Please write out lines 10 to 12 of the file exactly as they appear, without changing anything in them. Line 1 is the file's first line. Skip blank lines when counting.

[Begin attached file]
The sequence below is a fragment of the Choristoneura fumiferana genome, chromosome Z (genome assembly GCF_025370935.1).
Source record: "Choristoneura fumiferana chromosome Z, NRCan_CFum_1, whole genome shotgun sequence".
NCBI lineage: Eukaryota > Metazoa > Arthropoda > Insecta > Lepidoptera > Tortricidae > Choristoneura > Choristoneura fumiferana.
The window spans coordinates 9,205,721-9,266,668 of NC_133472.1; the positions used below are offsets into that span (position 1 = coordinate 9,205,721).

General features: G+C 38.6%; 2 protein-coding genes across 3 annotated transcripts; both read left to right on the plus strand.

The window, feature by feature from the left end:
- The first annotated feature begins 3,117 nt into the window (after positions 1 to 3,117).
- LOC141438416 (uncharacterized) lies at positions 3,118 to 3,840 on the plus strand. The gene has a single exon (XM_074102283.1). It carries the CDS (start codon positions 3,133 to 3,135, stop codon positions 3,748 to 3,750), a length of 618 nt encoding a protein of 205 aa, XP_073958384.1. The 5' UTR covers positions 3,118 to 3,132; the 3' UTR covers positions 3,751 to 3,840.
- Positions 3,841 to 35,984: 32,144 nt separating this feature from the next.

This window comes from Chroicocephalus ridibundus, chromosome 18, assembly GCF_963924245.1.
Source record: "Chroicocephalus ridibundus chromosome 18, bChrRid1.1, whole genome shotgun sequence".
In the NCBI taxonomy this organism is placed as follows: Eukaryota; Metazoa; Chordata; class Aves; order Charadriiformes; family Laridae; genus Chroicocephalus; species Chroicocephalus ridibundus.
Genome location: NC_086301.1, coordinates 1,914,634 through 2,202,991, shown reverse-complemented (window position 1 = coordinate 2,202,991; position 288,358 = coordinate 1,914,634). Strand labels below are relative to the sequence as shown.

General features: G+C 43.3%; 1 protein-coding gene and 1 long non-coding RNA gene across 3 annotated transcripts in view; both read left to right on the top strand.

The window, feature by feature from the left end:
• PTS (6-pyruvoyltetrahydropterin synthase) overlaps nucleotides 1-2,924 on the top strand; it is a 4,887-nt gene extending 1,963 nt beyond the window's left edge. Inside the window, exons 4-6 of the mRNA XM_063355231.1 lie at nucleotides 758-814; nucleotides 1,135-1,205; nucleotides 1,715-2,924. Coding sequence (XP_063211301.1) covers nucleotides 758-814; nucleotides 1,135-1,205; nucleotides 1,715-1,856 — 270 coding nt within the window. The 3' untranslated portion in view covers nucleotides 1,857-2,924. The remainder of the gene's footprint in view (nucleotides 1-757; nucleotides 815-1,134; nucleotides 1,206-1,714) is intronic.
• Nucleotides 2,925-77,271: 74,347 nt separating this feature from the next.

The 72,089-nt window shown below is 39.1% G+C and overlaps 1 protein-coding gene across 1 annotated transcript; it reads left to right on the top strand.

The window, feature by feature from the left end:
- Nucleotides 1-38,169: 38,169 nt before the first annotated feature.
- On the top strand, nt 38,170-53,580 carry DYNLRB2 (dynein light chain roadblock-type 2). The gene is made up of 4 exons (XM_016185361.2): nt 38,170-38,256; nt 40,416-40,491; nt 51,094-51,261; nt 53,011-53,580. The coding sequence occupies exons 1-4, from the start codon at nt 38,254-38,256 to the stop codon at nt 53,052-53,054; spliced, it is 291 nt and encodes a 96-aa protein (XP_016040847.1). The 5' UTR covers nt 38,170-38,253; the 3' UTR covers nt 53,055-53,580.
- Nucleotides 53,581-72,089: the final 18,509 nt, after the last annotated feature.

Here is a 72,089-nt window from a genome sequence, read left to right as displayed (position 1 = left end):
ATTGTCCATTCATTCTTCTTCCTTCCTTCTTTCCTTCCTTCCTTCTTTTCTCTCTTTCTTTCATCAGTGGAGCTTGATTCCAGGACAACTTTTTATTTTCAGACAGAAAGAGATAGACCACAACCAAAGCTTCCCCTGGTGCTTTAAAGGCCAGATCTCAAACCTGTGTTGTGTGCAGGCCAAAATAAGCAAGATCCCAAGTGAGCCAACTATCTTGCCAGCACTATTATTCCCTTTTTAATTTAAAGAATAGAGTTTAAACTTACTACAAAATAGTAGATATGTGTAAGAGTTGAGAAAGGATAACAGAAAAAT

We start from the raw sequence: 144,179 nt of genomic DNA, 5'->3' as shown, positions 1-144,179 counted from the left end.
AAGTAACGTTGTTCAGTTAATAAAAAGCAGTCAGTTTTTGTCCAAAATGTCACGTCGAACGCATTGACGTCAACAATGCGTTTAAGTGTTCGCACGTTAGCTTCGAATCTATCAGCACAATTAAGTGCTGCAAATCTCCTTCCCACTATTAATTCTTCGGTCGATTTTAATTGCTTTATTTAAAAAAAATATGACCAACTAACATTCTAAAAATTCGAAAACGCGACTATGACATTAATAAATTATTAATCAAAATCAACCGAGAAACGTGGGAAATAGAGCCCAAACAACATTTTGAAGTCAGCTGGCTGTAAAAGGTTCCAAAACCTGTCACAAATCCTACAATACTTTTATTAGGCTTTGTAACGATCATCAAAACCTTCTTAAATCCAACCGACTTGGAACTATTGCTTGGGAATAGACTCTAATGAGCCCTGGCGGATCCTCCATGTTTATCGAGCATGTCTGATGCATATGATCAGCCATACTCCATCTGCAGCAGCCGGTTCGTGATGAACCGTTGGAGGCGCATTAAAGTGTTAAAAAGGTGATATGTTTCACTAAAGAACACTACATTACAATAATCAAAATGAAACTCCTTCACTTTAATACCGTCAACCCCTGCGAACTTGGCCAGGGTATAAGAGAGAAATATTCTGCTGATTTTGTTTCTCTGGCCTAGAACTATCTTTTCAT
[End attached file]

This window comes from Chroicocephalus ridibundus, chromosome 18, assembly GCF_963924245.1.
Source record: "Chroicocephalus ridibundus chromosome 18, bChrRid1.1, whole genome shotgun sequence".
In the NCBI taxonomy this organism is placed as follows: Eukaryota; Metazoa; Chordata; class Aves; order Charadriiformes; family Laridae; genus Chroicocephalus; species Chroicocephalus ridibundus.